About the Artist:
J. M. Barrie was a Scottish dramatist, best known for writing Peter Pan (1904), or The Boy Who Would Never Grow Up. Barrie was born the son of Scottish weavers on May 9, 1860, in Kirriemuir, Forfarshire, Scotland. After graduating from Edinburgh University in 1882, Barrie move to London, where he worked as a journalist. He published his first novel, Better Dead, in 1887. Barrie soon had a string of popular novels set in Scotland, including A Window in Thrums (1889).
After having some success with fiction, Barrie began writing plays in 1890s. His play Walker, London was warmly received. The comedy poked fun at the institution of marriage. He got married himself in 1894 to actress Mary Ansell, but it didn't turn out to be a happy union. (The couple later divorced.)
Perhaps to escape his difficult home life, Barrie took to going out for long walks in London's Kensington Gardens, where he met the five Llewelyn Davies brothers in the late 1890s. He found inspiration for his best-known work — Peter Pan — in his friendship with the Davies family. (Barrie would later become the boys' guardian after the death of their parents.)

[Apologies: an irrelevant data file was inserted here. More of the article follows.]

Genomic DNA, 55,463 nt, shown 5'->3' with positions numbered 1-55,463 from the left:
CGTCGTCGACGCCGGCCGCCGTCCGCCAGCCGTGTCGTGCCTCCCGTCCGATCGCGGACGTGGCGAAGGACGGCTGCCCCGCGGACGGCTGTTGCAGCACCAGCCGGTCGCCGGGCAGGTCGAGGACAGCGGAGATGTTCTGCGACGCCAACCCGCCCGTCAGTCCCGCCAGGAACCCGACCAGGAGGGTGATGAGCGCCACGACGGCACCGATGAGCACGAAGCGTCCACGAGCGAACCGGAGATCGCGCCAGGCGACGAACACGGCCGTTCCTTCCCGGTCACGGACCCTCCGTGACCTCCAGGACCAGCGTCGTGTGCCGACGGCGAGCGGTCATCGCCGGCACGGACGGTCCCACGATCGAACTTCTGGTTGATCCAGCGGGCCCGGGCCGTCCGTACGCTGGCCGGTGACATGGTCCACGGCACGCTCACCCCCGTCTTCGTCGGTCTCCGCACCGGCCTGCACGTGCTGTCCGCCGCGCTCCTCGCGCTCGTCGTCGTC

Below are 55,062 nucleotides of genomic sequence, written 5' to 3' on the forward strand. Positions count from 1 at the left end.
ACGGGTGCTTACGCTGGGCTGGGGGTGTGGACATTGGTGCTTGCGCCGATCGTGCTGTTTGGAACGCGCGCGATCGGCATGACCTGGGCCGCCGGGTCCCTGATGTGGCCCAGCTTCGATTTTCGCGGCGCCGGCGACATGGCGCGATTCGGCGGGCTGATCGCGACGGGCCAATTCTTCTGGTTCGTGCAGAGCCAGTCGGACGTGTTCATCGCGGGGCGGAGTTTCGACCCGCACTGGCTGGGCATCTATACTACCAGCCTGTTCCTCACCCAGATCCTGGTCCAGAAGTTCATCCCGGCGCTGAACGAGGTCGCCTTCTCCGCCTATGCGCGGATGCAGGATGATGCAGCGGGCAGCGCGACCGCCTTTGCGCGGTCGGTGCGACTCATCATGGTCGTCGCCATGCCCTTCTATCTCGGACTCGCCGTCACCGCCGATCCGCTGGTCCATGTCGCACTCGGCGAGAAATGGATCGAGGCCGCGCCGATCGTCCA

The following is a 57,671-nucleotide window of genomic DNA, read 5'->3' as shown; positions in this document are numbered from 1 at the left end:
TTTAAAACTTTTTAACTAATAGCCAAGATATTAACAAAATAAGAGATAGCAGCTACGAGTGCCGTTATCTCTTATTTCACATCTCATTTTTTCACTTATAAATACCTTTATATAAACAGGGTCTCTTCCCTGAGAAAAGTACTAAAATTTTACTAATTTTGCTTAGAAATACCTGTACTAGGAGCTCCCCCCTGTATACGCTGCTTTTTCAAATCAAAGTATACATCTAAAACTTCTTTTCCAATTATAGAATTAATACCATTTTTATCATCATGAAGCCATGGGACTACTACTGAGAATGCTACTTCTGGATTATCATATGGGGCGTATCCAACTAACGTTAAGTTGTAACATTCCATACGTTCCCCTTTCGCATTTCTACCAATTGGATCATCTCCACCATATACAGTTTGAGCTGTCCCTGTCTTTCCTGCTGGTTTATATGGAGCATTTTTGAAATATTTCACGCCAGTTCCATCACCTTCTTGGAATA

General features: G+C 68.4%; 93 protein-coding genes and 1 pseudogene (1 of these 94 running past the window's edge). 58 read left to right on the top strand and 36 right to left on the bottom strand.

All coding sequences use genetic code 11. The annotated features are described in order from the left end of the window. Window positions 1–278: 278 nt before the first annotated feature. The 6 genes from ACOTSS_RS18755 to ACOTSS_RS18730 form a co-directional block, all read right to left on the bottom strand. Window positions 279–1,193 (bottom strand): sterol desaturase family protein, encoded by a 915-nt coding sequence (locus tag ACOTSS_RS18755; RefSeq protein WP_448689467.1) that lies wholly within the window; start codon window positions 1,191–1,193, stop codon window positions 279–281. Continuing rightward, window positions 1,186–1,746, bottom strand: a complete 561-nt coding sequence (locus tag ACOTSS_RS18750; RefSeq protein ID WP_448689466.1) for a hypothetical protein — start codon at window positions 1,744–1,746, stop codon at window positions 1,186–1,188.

J. M. Barrie’s novel The Little Minister offers a portrayal of Scottish village life and characters that is a delightful one. Gavin Dishart, untried and tremendously in earnest in his high calling, is given charge of the Auld Licht Manse in Thrums, where he at once becomes the property of all the Kirk and village folk, subject at all times to their fond interference and severe criticism. His experiences are told with the mingling of quaint humor and delicate pathos that characterizes the author. The story of the Little Minister's manly love for and loyal holding to the Egyptian, a fascinating gypsy girl, who crosses his path, is a lovely glimpse of the power of a true man's love; and the awakening of the thoughtless, untamed girl Babby to the deeper meaning of life through her love for Gavin is told with great tenderness and beauty. The plot is a strong one and is given with true dramatic power.
This antique edition of the novel was copyrighted in the United States by American Publishers Corporation in 1897. Though in relatively good vintage condition, there is minor cracking and separation of the book’s hardcovers from their respective end pages. A penciled “X” appears on the frontispiece of the novel. The novel’s pages remain in great condition, hardly yellowed with age, but one page with a black-and-white photograph has separated from the book’s binding. The hardbound covers are in good condition, with only minor crinkling at the top and bottom edges of the spine.
The Little Minister, a powerful drama about the significance of love and dedication, seems so distant from the author’s much beloved tale of a boy who seeks never to grow up, yet it is much deserving of a place on your home library shelf. This is a heart-warming book of great value — a sound investment both for the collector of antique books and the avid reader of exceptional fiction.